Nation/World

Vatican cracking down on U.S. nuns over criticisms

Report cites ‘serious doctrinal problems’

The Vatican has ordered an overhaul of the most important group of nuns in the United States after an investigation found what Roman Catholic Church officials called “radical feminist themes” that questioned official positions on homosexuality and the ordination of women.

In a bluntly worded report, the Vatican’s watchdog of orthodoxy, the Congregation for the Doctrine of the Faith, found what it called “serious doctrinal problems” with some of the comments and actions by the Leadership Conference of Women Religious, based in Silver Spring, Md.

The Vatican on Wednesday named Archbishop Peter Sartain of Seattle to oversee changes in the group, a process that could take up to five years.

The Leadership Conference, which says it has more than 1,500 members representing more than 80 percent of the 57,000 women religious in the United States, stated it was “stunned” by the official assessment.

“This is a moment of great import for religious life and the wider church,” the group said in a statement posted on its website.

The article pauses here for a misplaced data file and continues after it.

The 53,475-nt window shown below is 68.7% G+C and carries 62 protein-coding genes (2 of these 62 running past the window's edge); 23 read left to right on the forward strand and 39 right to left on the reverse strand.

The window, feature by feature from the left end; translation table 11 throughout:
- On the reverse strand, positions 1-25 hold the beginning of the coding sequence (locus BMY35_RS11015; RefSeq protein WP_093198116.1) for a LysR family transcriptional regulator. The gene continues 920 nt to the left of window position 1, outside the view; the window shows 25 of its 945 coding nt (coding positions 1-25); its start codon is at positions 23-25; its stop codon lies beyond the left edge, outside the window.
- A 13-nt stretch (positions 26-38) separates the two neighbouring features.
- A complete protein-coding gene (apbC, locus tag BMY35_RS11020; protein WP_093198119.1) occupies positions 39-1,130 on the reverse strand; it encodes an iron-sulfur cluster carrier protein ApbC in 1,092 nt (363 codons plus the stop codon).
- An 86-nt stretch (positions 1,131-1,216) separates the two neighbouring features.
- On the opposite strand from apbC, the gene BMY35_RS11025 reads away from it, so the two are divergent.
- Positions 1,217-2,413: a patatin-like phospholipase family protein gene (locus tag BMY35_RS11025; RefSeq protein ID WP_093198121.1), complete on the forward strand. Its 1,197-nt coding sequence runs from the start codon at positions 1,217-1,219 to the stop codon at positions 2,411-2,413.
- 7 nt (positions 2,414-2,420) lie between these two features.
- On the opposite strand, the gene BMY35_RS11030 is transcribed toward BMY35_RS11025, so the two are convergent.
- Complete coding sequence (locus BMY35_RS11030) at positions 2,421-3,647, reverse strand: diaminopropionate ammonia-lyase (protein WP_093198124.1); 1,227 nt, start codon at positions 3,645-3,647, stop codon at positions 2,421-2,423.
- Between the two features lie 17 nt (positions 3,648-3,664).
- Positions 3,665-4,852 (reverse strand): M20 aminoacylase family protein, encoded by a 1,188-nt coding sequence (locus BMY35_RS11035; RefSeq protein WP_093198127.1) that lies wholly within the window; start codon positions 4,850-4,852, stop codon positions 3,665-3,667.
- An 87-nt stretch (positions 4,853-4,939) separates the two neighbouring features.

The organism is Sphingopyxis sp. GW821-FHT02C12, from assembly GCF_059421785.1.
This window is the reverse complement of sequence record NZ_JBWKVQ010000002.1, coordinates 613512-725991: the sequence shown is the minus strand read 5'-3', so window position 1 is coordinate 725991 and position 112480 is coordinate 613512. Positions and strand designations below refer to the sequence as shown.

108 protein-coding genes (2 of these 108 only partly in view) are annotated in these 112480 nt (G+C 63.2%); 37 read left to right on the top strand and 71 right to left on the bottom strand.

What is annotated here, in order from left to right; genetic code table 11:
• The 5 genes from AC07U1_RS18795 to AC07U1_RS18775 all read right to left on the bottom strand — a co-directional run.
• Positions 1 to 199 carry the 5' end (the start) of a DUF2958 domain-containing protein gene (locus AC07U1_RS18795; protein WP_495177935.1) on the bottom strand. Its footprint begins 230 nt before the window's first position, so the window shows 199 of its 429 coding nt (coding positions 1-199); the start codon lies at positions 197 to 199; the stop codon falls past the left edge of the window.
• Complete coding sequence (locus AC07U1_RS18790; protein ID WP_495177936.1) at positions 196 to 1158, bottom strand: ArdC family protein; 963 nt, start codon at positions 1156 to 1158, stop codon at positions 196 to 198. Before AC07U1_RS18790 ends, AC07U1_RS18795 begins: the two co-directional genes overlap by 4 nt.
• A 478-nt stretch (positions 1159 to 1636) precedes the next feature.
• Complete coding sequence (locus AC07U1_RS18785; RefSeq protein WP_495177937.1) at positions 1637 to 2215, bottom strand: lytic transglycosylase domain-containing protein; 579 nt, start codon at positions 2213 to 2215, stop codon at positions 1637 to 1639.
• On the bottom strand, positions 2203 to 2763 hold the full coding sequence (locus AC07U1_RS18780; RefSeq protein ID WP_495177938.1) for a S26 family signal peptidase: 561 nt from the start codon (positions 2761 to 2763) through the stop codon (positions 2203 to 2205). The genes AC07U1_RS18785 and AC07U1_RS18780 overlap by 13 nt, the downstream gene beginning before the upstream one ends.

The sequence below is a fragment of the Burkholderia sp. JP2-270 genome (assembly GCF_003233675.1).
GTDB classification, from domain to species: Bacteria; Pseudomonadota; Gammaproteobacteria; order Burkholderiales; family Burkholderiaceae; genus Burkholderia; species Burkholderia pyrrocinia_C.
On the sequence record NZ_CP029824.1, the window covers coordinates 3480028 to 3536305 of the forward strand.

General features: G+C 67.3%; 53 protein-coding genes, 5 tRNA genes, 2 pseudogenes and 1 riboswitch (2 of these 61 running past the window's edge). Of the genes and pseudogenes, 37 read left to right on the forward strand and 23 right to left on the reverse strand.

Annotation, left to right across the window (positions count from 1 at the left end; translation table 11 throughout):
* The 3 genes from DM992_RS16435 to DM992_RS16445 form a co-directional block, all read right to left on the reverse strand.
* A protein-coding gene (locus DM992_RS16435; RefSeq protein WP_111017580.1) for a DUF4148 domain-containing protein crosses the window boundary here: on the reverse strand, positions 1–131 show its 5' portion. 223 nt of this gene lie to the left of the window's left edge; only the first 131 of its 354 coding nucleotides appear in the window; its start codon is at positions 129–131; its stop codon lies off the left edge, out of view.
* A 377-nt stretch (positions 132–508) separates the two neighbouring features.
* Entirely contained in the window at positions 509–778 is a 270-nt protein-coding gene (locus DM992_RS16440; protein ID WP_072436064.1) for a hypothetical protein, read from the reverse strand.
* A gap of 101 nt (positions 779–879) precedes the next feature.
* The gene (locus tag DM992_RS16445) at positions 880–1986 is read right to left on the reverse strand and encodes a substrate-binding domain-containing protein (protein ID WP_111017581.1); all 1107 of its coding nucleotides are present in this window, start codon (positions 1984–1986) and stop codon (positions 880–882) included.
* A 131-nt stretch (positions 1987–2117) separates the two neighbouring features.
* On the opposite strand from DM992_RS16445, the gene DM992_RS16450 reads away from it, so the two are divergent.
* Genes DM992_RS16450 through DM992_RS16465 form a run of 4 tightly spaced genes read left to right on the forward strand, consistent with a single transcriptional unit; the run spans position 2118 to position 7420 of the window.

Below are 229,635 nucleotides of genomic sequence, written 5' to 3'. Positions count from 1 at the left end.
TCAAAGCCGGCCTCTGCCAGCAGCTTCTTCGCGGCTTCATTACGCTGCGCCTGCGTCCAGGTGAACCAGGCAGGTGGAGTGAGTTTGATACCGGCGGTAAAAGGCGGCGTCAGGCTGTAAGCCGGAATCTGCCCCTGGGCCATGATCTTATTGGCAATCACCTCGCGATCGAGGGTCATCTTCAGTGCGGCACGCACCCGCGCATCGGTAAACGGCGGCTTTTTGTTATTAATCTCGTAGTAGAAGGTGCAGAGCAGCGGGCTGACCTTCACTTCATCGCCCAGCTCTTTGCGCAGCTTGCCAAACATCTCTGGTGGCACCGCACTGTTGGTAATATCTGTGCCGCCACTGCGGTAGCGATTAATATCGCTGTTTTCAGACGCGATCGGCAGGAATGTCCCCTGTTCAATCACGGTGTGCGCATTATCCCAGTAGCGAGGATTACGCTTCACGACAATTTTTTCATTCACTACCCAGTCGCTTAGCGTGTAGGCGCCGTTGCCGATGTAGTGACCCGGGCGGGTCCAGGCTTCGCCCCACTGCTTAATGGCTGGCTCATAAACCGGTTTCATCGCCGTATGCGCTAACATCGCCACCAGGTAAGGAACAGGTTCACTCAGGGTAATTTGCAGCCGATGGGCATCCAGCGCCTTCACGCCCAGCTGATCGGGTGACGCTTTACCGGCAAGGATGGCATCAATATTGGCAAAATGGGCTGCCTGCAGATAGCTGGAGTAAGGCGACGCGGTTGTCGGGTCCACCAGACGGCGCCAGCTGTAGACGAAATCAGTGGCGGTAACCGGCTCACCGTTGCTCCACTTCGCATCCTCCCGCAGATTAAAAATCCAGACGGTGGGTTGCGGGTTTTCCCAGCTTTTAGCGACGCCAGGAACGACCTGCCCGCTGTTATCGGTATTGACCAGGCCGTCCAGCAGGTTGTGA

“We ask your prayers as we meet with the LCWR National Board within the coming month to review the mandate and prepare a response.”

The Vatican’s actions come at a time when Rome appears to be reasserting its conservative vision over some elements of the church, particularly in the United States.

Nuns have questioned a variety of church positions, including the ban on ordaining women. In 2010, American bishops opposed the Obama administration’s health care insurance overhaul, but some nuns were very visible in supporting the plan, whose constitutionality is now being considered by the Supreme Court.

In its assessment of the Leadership Conference, the Vatican cited letters from some in the group “protesting the Holy See’s actions regarding the question of women’s ordination and of a correct pastoral approach to ministry to homosexual persons.”

“The terms of the letters suggest that these sisters collectively take a position not in agreement with the Church’s teaching on human sexuality. It is a serious matter when these Leadership Teams are not providing effective leadership and example to their communities, but place themselves outside the Church’s teaching,” the report said.



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